Attackers can hop from one field device to many others through the engineer’s web browser. The attack would consist of two steps, explained in this whitepaper:

  1. Physically attack one field device to insert code into the web interface
  2. Trick the browser into making unwanted changes on other devices

This type of attack is hard to counter, as attackers have many options for each step. It can have large impact, as it scales a physical attack on one device to many other devices. Hence, ENCS recommends managing field devices through other means than web interfaces.


WP-023-2020: Protecting distribution automation systems against physical attacks

This document provides a strategy for grid operators to protect distribution automation systems against physical attacks on field locations.

Grid operators rely on distribution automation to monitor and control their grid. Because of the increased use of renewables and electric vehicles, they need to understand what is going on in the medium and low voltage parts of the grid. So, they are placing remote terminal units (RTUs) at medium voltage substations or pole-top reclosers. The same RTUs can also allow quicker recovery from power outages by reconfiguring the grid.

But RTUs are difficult to protect against physical attacks. They are placed at medium voltage substations or pole-tops spread around a grid operator’s area. These cannot all be feasibly protected against break-ins. Yet, the RTUs do provide an entry point into the SCADA system to which they are connected.

Current RTUs are not designed to withstand physical attacks. On older RTUs, there may be accounts with default passwords or debug ports giving full access. On newer RTUs, these may be disabled. But determined attackers can obtain access by tampering with the boot process or programs stored in flash.

So, what can grid operators do to manage the risk of physical attacks on distribution automation RTUs? The best strategy is to harden the RTU itself as much as possible, while using the system architecture to limit the impact of determined attacks to a single location. This document describes this strategy. The strategy has been implemented in the 2020 version of the ENCS Security architecture for distribution automation systems and the Security requirements for procuring distribution automation RTUs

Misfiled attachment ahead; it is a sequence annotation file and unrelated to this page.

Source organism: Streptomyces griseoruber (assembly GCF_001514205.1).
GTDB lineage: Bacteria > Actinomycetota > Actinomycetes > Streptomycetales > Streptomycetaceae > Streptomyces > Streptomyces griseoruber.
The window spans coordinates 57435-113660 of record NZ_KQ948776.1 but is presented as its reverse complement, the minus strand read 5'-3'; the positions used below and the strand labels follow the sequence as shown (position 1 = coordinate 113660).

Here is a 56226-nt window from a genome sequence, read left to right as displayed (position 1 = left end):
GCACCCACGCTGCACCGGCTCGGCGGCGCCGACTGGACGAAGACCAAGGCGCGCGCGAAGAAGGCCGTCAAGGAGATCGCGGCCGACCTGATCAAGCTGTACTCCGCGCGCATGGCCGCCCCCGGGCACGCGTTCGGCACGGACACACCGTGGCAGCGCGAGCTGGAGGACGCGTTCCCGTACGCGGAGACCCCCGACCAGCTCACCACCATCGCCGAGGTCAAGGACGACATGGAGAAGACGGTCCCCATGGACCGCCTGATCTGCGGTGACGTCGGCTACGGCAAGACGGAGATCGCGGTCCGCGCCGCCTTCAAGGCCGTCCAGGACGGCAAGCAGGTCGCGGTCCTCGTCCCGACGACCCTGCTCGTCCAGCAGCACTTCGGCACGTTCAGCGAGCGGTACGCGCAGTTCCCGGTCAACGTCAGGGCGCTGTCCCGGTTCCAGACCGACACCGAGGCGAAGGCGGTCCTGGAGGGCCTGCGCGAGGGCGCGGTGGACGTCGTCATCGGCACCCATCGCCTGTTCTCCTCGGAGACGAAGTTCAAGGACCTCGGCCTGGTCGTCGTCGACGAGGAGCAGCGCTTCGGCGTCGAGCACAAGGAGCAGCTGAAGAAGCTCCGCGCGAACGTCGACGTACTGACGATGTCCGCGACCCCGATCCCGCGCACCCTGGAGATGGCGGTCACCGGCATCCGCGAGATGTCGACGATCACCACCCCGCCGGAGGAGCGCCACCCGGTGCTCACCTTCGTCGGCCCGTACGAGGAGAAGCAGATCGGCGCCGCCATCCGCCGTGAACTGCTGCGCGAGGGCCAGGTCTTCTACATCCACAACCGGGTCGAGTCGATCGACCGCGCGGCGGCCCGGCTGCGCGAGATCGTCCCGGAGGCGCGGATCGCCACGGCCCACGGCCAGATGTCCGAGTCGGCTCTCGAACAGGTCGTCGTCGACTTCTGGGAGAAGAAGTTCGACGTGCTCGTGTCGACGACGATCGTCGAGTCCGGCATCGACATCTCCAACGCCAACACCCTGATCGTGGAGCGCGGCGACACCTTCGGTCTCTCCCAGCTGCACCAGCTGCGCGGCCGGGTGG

WP-021-2020: Security requirements for hardware security measures

This document gives requirements that grid operators can use to specify hardware security measures.

More vendors are including hardware security measures in smart grid field devices. For instance, some encrypt the external flash modules on smart meters. Some use hardware security modules to encrypt key databases on data concentrators. And others are implementing secure boot through specialized chips on RTUs and IEDs. Such measures are useful for field devices, as they are exposed to physical attacks.

But some measures may not mitigate the real security risks. Protecting keys stored on smart meters is not that important if meters have unique keys. Attackers can decrypt or use key databases on data concentrators if they gain access to a running device.

To get effective measures, grid operators should therefore include specific requirements. This document gives requirements for hardware security measures that grid operators can use tin their procurement documents.


WP-019-2019: Response to EU questionnaire on certification

On 2 December 2019, the EU commission held a meeting to assess the need for cyber-security certification of products, systems and services in the Energy sector under the Cybersecurity Act. In preparation to this meeting, they sent a questionnaire to the participants. This document contains the responses from ENCS to their questions.